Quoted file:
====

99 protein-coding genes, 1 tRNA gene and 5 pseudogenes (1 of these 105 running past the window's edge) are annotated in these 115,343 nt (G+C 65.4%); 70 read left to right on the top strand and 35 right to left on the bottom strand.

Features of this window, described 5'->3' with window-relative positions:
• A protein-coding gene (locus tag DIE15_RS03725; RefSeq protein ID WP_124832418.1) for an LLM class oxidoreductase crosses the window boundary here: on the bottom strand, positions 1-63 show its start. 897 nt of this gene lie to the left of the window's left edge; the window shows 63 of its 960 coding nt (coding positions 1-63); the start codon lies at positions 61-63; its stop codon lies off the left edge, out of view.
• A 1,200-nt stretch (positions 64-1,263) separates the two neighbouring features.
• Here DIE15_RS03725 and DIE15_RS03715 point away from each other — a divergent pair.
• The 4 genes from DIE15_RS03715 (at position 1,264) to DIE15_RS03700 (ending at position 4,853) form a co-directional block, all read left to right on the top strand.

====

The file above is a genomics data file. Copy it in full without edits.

99 protein-coding genes, 1 tRNA gene and 5 pseudogenes (1 of these 105 running past the window's edge) are annotated in these 115,343 nt (G+C 65.4%); 70 read left to right on the top strand and 35 right to left on the bottom strand.

Features of this window, described 5'->3' with window-relative positions:
• A protein-coding gene (locus tag DIE15_RS03725; RefSeq protein ID WP_124832418.1) for an LLM class oxidoreductase crosses the window boundary here: on the bottom strand, positions 1-63 show its start. 897 nt of this gene lie to the left of the window's left edge; the window shows 63 of its 960 coding nt (coding positions 1-63); the start codon lies at positions 61-63; its stop codon lies off the left edge, out of view.
• A 1,200-nt stretch (positions 64-1,263) separates the two neighbouring features.
• Here DIE15_RS03725 and DIE15_RS03715 point away from each other — a divergent pair.
• The 4 genes from DIE15_RS03715 (at position 1,264) to DIE15_RS03700 (ending at position 4,853) form a co-directional block, all read left to right on the top strand.